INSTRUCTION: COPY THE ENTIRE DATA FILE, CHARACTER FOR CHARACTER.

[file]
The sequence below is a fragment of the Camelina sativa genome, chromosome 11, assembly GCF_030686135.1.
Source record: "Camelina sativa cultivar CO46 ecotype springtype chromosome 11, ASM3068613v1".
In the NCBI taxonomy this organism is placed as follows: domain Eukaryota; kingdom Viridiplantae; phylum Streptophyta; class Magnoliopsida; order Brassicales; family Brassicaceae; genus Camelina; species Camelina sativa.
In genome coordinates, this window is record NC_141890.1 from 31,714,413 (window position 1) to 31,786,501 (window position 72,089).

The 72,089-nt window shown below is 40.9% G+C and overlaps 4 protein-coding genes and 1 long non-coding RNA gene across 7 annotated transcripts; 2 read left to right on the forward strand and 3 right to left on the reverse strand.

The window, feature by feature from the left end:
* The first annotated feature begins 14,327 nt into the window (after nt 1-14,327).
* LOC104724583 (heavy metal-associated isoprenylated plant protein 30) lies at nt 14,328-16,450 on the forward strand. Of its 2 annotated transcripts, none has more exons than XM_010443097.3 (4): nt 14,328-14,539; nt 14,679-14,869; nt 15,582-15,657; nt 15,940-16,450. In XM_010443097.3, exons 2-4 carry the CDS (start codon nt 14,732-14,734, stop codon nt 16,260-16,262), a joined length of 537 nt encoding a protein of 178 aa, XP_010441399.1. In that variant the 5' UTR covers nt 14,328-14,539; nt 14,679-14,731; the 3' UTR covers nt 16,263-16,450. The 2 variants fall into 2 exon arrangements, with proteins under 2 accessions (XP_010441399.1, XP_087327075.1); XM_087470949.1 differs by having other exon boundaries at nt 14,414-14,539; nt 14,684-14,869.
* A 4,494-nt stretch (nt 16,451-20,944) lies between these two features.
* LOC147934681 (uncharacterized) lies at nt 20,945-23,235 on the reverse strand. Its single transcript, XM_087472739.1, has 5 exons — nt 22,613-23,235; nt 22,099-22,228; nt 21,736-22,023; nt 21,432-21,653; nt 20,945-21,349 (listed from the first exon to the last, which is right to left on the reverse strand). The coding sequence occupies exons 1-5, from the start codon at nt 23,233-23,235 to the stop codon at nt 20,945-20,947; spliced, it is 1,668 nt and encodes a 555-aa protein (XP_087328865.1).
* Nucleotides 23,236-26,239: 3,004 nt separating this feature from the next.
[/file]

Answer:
The sequence below is a fragment of the Camelina sativa genome, chromosome 11, assembly GCF_030686135.1.
Source record: "Camelina sativa cultivar CO46 ecotype springtype chromosome 11, ASM3068613v1".
In the NCBI taxonomy this organism is placed as follows: domain Eukaryota; kingdom Viridiplantae; phylum Streptophyta; class Magnoliopsida; order Brassicales; family Brassicaceae; genus Camelina; species Camelina sativa.
In genome coordinates, this window is record NC_141890.1 from 31,714,413 (window position 1) to 31,786,501 (window position 72,089).

The 72,089-nt window shown below is 40.9% G+C and overlaps 4 protein-coding genes and 1 long non-coding RNA gene across 7 annotated transcripts; 2 read left to right on the forward strand and 3 right to left on the reverse strand.

The window, feature by feature from the left end:
* The first annotated feature begins 14,327 nt into the window (after nt 1-14,327).
* LOC104724583 (heavy metal-associated isoprenylated plant protein 30) lies at nt 14,328-16,450 on the forward strand. Of its 2 annotated transcripts, none has more exons than XM_010443097.3 (4): nt 14,328-14,539; nt 14,679-14,869; nt 15,582-15,657; nt 15,940-16,450. In XM_010443097.3, exons 2-4 carry the CDS (start codon nt 14,732-14,734, stop codon nt 16,260-16,262), a joined length of 537 nt encoding a protein of 178 aa, XP_010441399.1. In that variant the 5' UTR covers nt 14,328-14,539; nt 14,679-14,731; the 3' UTR covers nt 16,263-16,450. The 2 variants fall into 2 exon arrangements, with proteins under 2 accessions (XP_010441399.1, XP_087327075.1); XM_087470949.1 differs by having other exon boundaries at nt 14,414-14,539; nt 14,684-14,869.
* A 4,494-nt stretch (nt 16,451-20,944) lies between these two features.
* LOC147934681 (uncharacterized) lies at nt 20,945-23,235 on the reverse strand. Its single transcript, XM_087472739.1, has 5 exons — nt 22,613-23,235; nt 22,099-22,228; nt 21,736-22,023; nt 21,432-21,653; nt 20,945-21,349 (listed from the first exon to the last, which is right to left on the reverse strand). The coding sequence occupies exons 1-5, from the start codon at nt 23,233-23,235 to the stop codon at nt 20,945-20,947; spliced, it is 1,668 nt and encodes a 555-aa protein (XP_087328865.1).
* Nucleotides 23,236-26,239: 3,004 nt separating this feature from the next.